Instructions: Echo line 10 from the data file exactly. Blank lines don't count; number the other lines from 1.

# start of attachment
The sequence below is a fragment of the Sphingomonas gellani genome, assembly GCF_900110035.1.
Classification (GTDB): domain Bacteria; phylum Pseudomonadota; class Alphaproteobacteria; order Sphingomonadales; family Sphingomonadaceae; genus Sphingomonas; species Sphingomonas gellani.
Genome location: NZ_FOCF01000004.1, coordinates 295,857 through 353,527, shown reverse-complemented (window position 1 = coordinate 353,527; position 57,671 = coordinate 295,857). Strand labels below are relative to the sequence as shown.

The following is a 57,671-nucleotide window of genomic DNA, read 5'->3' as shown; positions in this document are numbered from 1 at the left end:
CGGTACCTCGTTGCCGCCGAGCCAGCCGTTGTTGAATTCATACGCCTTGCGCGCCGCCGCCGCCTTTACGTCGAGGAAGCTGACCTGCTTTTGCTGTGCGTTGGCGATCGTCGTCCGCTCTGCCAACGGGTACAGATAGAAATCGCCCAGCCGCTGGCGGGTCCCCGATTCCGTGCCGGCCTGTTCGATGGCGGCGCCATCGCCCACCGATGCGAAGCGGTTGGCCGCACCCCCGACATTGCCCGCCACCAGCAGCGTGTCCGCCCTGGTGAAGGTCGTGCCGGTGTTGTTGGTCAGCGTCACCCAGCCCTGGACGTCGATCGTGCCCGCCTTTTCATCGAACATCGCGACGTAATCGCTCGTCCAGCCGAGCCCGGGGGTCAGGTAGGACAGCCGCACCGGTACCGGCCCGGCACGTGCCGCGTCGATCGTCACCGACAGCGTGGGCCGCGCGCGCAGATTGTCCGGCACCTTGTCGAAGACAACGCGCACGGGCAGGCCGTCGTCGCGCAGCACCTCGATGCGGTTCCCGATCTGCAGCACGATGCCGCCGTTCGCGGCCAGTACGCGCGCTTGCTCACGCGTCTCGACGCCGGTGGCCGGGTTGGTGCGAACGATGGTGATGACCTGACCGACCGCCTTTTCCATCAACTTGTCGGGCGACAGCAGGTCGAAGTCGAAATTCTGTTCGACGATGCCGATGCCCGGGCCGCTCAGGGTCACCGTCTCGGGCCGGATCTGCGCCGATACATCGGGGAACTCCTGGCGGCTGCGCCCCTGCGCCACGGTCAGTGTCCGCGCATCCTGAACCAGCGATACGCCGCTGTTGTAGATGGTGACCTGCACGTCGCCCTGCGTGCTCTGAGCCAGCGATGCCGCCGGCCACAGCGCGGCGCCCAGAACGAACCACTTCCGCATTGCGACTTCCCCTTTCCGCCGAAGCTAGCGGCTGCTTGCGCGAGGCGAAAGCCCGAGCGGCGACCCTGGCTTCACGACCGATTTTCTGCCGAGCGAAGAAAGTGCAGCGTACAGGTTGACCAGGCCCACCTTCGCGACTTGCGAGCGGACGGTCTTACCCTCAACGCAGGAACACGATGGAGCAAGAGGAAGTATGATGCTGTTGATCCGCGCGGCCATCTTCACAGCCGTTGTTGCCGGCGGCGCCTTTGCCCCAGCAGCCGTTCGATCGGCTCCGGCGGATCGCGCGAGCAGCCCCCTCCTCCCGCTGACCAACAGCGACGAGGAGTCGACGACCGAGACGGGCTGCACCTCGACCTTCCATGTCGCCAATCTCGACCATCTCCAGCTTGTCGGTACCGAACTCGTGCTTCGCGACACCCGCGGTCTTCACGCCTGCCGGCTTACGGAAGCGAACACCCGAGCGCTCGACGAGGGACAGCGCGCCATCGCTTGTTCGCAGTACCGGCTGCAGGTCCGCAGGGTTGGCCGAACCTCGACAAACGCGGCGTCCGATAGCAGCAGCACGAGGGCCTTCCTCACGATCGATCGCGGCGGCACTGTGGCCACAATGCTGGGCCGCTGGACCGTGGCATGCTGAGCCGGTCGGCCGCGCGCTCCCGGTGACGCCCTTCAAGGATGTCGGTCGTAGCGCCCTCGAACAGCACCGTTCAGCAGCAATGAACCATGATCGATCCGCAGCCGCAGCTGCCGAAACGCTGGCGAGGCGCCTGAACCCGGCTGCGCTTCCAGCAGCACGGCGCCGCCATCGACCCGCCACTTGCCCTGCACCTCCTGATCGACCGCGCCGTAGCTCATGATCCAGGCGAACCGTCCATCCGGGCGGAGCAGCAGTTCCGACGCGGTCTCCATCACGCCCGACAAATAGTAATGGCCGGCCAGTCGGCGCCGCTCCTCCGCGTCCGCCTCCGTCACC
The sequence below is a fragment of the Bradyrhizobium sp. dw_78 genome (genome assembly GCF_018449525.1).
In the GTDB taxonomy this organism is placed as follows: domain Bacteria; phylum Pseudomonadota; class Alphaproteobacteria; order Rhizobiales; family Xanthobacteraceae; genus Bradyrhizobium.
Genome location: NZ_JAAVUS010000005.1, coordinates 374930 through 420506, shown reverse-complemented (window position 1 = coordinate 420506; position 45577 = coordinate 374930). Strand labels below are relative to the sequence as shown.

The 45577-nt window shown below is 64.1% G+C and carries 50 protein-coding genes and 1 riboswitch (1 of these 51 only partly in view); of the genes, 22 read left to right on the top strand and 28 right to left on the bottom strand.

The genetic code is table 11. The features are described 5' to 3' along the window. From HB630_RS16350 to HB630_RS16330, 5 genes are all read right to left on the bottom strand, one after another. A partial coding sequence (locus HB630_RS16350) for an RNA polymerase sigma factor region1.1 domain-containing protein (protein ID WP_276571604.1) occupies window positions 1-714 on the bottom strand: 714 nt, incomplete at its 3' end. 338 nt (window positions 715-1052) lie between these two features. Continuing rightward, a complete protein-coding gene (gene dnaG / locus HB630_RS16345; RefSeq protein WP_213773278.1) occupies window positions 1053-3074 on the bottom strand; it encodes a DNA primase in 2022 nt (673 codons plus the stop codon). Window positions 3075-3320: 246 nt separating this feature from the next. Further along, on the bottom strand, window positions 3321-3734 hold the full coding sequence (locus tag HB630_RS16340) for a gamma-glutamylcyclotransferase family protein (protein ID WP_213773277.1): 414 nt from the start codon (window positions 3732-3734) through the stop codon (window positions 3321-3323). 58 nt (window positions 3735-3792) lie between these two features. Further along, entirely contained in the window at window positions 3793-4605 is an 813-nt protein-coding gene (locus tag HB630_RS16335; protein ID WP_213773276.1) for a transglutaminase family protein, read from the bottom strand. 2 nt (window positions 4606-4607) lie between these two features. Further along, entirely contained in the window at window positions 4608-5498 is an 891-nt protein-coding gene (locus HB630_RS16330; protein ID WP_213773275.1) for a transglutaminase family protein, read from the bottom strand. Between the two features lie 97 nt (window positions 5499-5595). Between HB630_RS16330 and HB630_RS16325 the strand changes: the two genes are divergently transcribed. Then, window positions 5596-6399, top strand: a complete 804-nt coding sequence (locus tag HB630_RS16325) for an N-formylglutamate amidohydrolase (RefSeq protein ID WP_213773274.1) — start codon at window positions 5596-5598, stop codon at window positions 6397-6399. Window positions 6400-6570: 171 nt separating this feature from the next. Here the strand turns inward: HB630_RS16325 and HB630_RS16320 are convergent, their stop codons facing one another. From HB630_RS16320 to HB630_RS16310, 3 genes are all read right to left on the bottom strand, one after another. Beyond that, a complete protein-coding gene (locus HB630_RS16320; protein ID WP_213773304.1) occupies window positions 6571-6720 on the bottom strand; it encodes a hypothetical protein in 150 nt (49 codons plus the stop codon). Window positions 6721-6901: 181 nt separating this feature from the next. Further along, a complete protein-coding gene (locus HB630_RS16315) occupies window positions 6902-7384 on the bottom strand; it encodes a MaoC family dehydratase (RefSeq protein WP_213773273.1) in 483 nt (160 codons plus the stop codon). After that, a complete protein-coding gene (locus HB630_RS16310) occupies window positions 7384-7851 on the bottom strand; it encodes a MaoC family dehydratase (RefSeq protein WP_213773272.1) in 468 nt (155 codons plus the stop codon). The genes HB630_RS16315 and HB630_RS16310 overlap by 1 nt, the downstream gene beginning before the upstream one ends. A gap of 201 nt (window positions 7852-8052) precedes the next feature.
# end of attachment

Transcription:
The genetic code is table 11. The features are described 5' to 3' along the window. From HB630_RS16350 to HB630_RS16330, 5 genes are all read right to left on the bottom strand, one after another. A partial coding sequence (locus HB630_RS16350) for an RNA polymerase sigma factor region1.1 domain-containing protein (protein ID WP_276571604.1) occupies window positions 1-714 on the bottom strand: 714 nt, incomplete at its 3' end. 338 nt (window positions 715-1052) lie between these two features. Continuing rightward, a complete protein-coding gene (gene dnaG / locus HB630_RS16345; RefSeq protein WP_213773278.1) occupies window positions 1053-3074 on the bottom strand; it encodes a DNA primase in 2022 nt (673 codons plus the stop codon). Window positions 3075-3320: 246 nt separating this feature from the next. Further along, on the bottom strand, window positions 3321-3734 hold the full coding sequence (locus tag HB630_RS16340) for a gamma-glutamylcyclotransferase family protein (protein ID WP_213773277.1): 414 nt from the start codon (window positions 3732-3734) through the stop codon (window positions 3321-3323). 58 nt (window positions 3735-3792) lie between these two features. Further along, entirely contained in the window at window positions 3793-4605 is an 813-nt protein-coding gene (locus tag HB630_RS16335; protein ID WP_213773276.1) for a transglutaminase family protein, read from the bottom strand. 2 nt (window positions 4606-4607) lie between these two features. Further along, entirely contained in the window at window positions 4608-5498 is an 891-nt protein-coding gene (locus HB630_RS16330; protein ID WP_213773275.1) for a transglutaminase family protein, read from the bottom strand. Between the two features lie 97 nt (window positions 5499-5595). Between HB630_RS16330 and HB630_RS16325 the strand changes: the two genes are divergently transcribed. Then, window positions 5596-6399, top strand: a complete 804-nt coding sequence (locus tag HB630_RS16325) for an N-formylglutamate amidohydrolase (RefSeq protein ID WP_213773274.1) — start codon at window positions 5596-5598, stop codon at window positions 6397-6399. Window positions 6400-6570: 171 nt separating this feature from the next. Here the strand turns inward: HB630_RS16325 and HB630_RS16320 are convergent, their stop codons facing one another. From HB630_RS16320 to HB630_RS16310, 3 genes are all read right to left on the bottom strand, one after another. Beyond that, a complete protein-coding gene (locus HB630_RS16320; protein ID WP_213773304.1) occupies window positions 6571-6720 on the bottom strand; it encodes a hypothetical protein in 150 nt (49 codons plus the stop codon). Window positions 6721-6901: 181 nt separating this feature from the next. Further along, a complete protein-coding gene (locus HB630_RS16315) occupies window positions 6902-7384 on the bottom strand; it encodes a MaoC family dehydratase (RefSeq protein WP_213773273.1) in 483 nt (160 codons plus the stop codon). After that, a complete protein-coding gene (locus HB630_RS16310) occupies window positions 7384-7851 on the bottom strand; it encodes a MaoC family dehydratase (RefSeq protein WP_213773272.1) in 468 nt (155 codons plus the stop codon). The genes HB630_RS16315 and HB630_RS16310 overlap by 1 nt, the downstream gene beginning before the upstream one ends. A gap of 201 nt (window positions 7852-8052) precedes the next feature.